Abracadabra (Harrison and Hudson 2009) used magnetic sensing to detect input around a smart-watch. Users wore a magnetic ring which affected the magnetic field around the device, letting the watch determine finger position and detect gestures. This let users interact with a very small display in a much larger area (an example of what Harrison called “interacting with small devices in a big way” when he gave a presentation to our research group last year) – something today’s smart-watch designers should consider. uTrack (Chen et al. 2013) built on this approach with additional wearable sensors. MagiTact (Ketabdar et al. 2010) used a similar approach to Abracadabra for detecting gestures around mobile phones.
So far we’ve looked at two approaches for detecting around-device input: infrared proximity sensors and magnetic sensors. Researchers have developed camera-based approaches for detecting input. Most mobile phone cameras can be used to detect around-device gestures within the camera field of view, which can be extended using approaches such as Surround-see (Yang et al. 2013). Surround-see placed an omni-directional lens over the camera, giving the phone a complete view of its surrounding environment. Users could then gesture from even further away (e.g. across the room) because of the complete field of view.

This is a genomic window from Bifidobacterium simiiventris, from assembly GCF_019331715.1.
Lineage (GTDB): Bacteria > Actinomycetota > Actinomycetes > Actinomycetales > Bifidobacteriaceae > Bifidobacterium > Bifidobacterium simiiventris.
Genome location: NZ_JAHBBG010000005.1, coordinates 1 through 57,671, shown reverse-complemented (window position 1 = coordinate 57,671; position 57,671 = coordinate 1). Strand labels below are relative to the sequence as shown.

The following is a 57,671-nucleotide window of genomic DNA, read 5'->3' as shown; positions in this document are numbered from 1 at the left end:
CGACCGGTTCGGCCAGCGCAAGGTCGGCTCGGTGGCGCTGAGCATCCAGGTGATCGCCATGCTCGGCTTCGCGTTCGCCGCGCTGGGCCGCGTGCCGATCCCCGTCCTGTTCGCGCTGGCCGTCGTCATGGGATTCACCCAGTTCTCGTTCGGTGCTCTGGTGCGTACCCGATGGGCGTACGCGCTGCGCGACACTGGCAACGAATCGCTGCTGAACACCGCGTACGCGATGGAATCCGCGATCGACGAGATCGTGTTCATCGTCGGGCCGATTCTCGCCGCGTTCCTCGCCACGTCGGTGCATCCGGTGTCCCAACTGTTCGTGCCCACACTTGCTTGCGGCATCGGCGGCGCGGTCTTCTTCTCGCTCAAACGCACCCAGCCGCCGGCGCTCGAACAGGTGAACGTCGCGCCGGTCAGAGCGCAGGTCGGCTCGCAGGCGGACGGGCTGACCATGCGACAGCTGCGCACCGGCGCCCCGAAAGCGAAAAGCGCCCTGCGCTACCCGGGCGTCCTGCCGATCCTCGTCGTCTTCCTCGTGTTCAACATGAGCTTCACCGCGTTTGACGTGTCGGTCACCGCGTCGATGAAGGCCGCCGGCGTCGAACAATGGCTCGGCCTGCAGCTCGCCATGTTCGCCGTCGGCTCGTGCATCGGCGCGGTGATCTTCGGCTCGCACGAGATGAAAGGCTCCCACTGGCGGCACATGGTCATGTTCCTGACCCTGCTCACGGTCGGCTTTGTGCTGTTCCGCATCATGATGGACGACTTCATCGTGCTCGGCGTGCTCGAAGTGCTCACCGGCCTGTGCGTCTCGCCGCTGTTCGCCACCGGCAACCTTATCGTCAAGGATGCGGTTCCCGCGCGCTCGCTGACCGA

Others have proposed using depth cameras for more accurate camera-based hand tracking. I was excited when Google revealed Project Tango earlier this year because a mobile phone with a depth sensor and processing resources dedicated to computer vision is a step closer to realising this type of interaction. While mobile phones can already detect basic gestures using their magnetic sensors and cameras, depth cameras, in my opinion, would allow more expressive gestures without having to wear anything (e.g. magnetic accessories).
We’re also now seeing low-powered alternative sensing approaches, such as AllSee (Kellogg et al. 2014) which can detect gestures using ambient wireless signals. These approaches could be ideal for wearables which are constrained by small battery sizes. Low-power sensing could also allow always-on gesture sensing; this is currently too demanding with some around-device sensing approaches.